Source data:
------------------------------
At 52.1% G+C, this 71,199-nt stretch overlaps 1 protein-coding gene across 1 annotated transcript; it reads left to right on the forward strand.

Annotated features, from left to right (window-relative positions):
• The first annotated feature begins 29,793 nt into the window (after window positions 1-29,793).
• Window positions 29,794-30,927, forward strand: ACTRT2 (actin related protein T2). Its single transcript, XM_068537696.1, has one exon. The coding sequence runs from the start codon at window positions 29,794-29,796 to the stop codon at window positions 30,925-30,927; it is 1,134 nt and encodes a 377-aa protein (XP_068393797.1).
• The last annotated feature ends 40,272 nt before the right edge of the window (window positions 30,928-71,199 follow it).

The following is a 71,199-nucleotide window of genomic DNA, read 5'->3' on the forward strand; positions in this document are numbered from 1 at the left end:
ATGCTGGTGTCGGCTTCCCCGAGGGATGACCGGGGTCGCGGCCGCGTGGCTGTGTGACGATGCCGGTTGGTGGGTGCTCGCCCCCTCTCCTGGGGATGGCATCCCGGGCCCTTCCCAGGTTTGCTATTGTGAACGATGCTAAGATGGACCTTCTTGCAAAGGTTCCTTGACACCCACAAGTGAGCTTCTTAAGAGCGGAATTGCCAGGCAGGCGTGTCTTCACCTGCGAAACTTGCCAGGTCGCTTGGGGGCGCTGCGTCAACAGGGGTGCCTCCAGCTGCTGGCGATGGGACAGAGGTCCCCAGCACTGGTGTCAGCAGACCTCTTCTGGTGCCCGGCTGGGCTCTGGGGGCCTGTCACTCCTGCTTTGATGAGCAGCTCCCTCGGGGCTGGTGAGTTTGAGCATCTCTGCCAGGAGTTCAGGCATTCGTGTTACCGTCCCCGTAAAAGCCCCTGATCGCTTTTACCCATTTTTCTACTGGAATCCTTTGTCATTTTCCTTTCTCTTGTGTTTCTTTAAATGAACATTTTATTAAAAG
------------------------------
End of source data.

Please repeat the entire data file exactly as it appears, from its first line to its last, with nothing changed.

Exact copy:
At 52.1% G+C, this 71,199-nt stretch overlaps 1 protein-coding gene across 1 annotated transcript; it reads left to right on the forward strand.

Annotated features, from left to right (window-relative positions):
• The first annotated feature begins 29,793 nt into the window (after window positions 1-29,793).
• Window positions 29,794-30,927, forward strand: ACTRT2 (actin related protein T2). Its single transcript, XM_068537696.1, has one exon. The coding sequence runs from the start codon at window positions 29,794-29,796 to the stop codon at window positions 30,925-30,927; it is 1,134 nt and encodes a 377-aa protein (XP_068393797.1).
• The last annotated feature ends 40,272 nt before the right edge of the window (window positions 30,928-71,199 follow it).

The following is a 71,199-nucleotide window of genomic DNA, read 5'->3' on the forward strand; positions in this document are numbered from 1 at the left end:
ATGCTGGTGTCGGCTTCCCCGAGGGATGACCGGGGTCGCGGCCGCGTGGCTGTGTGACGATGCCGGTTGGTGGGTGCTCGCCCCCTCTCCTGGGGATGGCATCCCGGGCCCTTCCCAGGTTTGCTATTGTGAACGATGCTAAGATGGACCTTCTTGCAAAGGTTCCTTGACACCCACAAGTGAGCTTCTTAAGAGCGGAATTGCCAGGCAGGCGTGTCTTCACCTGCGAAACTTGCCAGGTCGCTTGGGGGCGCTGCGTCAACAGGGGTGCCTCCAGCTGCTGGCGATGGGACAGAGGTCCCCAGCACTGGTGTCAGCAGACCTCTTCTGGTGCCCGGCTGGGCTCTGGGGGCCTGTCACTCCTGCTTTGATGAGCAGCTCCCTCGGGGCTGGTGAGTTTGAGCATCTCTGCCAGGAGTTCAGGCATTCGTGTTACCGTCCCCGTAAAAGCCCCTGATCGCTTTTACCCATTTTTCTACTGGAATCCTTTGTCATTTTCCTTTCTCTTGTGTTTCTTTAAATGAACATTTTATTAAAAG